The Witchie Hour

All Hallow’s Eve is soon upon us & it harkens me back to memories of my childhood. See, the thing is, I had a hook nose, thanks to my Mohawk Iroquois relatives I think — that, or else, it comes from when I remember my desk top hitting the top of my nose — whatever.

Anyway, when I was a child, I can vividly remember playing Witch in the schoolyard and guess what? Christine was always the witch. Fun at the time, I think, but it left me with an inferiority complex. I couldn’t ride the bus on the sideways bench without thinking that the person next to me was staring at the bump in my nose. No big deal, you say? Well, I beg to differ. It is a big deal for a teenager growing up with all kinds of self-esteem issues at the forefront.

So, after many years of inferiority complex, I finally decided at the age of 35 to do something about my insecurity and sought out a surgeon to do a septo-rhinoplasty. I can still remember the sound of the hammer as it broke the cartilege in my nose.

When I came home from the hospital, all black & blue, my dear Mom said I looked like Barbara Stanwick. I said: “You mean Barbra Streisand?” And Mom replied: “Oh yes, Barbra Streisand”.

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10 responses to “The Witchie Hour

  1. I love noses!! All kinds! I think that what is important is to feel good in your own skin…bravo to you for taking the steps to do what makes you feel good about yourself.

  2. That’s so cool! Why suffer when something can be done? I appreciate your honesty and openness about something very personal.

    Love and ,
    Donna

  3. I had similar image issues before, but I ended up not seeking surgery. I love my nose as it is. But I think it’s important for each person to make his/her choices!

    Hugs and love,
    R.

  4. There probably isn’t one person in the world, including all the “beautiful” people that doesn’t have a self-esteem issue related to one part or another, visible or otherwise. You were self-conscious about your nose, so was I. But mine was too small and too ethnic, in my opinion.

    Time can resolve some of these issues, even if it’s just to give us other things to be concerned about or give us families to want to spend our money on instead. What it can mostly give us is perspective, something we have little of as young people and the injuries sustained in those times can linger like bruises under the skin. The emotions can then cloud judgment and obscure perspective, which can also require asking yourself some tough questions and giving yourself honest answers.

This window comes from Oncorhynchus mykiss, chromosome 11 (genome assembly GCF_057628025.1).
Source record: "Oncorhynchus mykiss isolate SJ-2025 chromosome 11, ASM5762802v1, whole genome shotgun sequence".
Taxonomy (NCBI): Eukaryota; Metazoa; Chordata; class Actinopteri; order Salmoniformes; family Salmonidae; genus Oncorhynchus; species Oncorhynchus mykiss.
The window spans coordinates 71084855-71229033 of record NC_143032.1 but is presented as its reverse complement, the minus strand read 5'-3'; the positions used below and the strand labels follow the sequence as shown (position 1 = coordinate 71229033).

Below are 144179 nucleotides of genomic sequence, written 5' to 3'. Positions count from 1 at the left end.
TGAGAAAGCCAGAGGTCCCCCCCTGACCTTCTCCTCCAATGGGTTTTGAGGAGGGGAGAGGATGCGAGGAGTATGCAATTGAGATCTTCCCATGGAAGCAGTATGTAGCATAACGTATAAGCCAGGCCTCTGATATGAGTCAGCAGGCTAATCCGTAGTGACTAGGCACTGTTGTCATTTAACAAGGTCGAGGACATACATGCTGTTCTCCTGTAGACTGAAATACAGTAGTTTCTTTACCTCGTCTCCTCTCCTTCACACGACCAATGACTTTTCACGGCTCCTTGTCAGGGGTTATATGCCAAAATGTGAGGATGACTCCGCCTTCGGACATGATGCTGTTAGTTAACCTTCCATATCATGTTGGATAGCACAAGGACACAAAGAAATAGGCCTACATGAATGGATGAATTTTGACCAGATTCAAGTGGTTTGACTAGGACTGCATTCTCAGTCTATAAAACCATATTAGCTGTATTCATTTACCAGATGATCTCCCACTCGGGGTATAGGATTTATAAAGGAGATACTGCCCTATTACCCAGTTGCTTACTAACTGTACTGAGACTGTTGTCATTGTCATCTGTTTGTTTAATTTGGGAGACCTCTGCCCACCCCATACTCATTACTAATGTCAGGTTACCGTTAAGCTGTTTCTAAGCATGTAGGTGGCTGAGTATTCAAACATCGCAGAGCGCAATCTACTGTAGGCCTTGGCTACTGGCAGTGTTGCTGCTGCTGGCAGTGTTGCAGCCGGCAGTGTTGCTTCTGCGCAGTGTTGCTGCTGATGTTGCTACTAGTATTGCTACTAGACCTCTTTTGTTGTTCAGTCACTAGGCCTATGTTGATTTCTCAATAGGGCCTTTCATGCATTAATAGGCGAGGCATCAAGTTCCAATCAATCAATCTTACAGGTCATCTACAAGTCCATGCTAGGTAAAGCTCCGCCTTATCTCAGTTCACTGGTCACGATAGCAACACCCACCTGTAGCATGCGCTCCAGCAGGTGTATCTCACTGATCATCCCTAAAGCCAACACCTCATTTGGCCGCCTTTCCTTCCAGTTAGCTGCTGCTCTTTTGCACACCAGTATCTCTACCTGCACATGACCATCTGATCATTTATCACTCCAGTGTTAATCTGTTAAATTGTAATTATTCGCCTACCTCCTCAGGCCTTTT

You now have perspective and a learning experience that can be passed along. Maybe it’s a fair trade for a bump?

  5. My 3rd oldest sister went to HS with an extremely smart, very popular, beautiful blonde that had a hook nose. Despite the fact that Jody was beautiful, I think her nose always got in the way of her feeling good about herself. (unlike you, she was a bit (a lot) mean & very sarcastic to others.)

    I think a person has to do whatever it is they need to do for themselves in order to feel good and allow their inner self to manifest, grow & like themselves. I’ll bet anything you were beautiful with that nose, but there are times in our lives when we have to experience the journey in order to appreciate the lesson and see how beautiful you/we/all of us really are, nose and all.

    *hugs*

    (btw … I was always a genie, a fairy or an angel for Halloween … Obviously, I need a little diversification! *huge grin*)

  6. Hey, there. I have a nose too. A good, solid, strong Sicilian nose. (“Roman” as one fella who had a crush on me called it..)

    And there was one kid in middle school who asked me if was Jewish, based on that characteristic. I have no idea why that offended me at the time (I was 12, okay? And knew nothing about anti-semitism..) Turned out, he liked me too, and being Greek, had quite the honker himself. So it was a compliment. I think.

    Anyway, yeah, it’s a tender age, and we stake our sense of lovability on things like that before we know better. I’m sorry you felt like you had to make such a change (and more so now that you’ve had second thoughts.) You’re beautiful now, if that makes a difference.. in body and in soul.

    (Now. What to do about my well-endowed rear end? Those comments never really stopped smarting over the years..)

    • Gina, mine as a Roman nose too. TY for the compliment. Feeling good about myself was indeed hard to come by, but so be it. If it’s any consolation, your butt doesn’t look fat in these posts. :/

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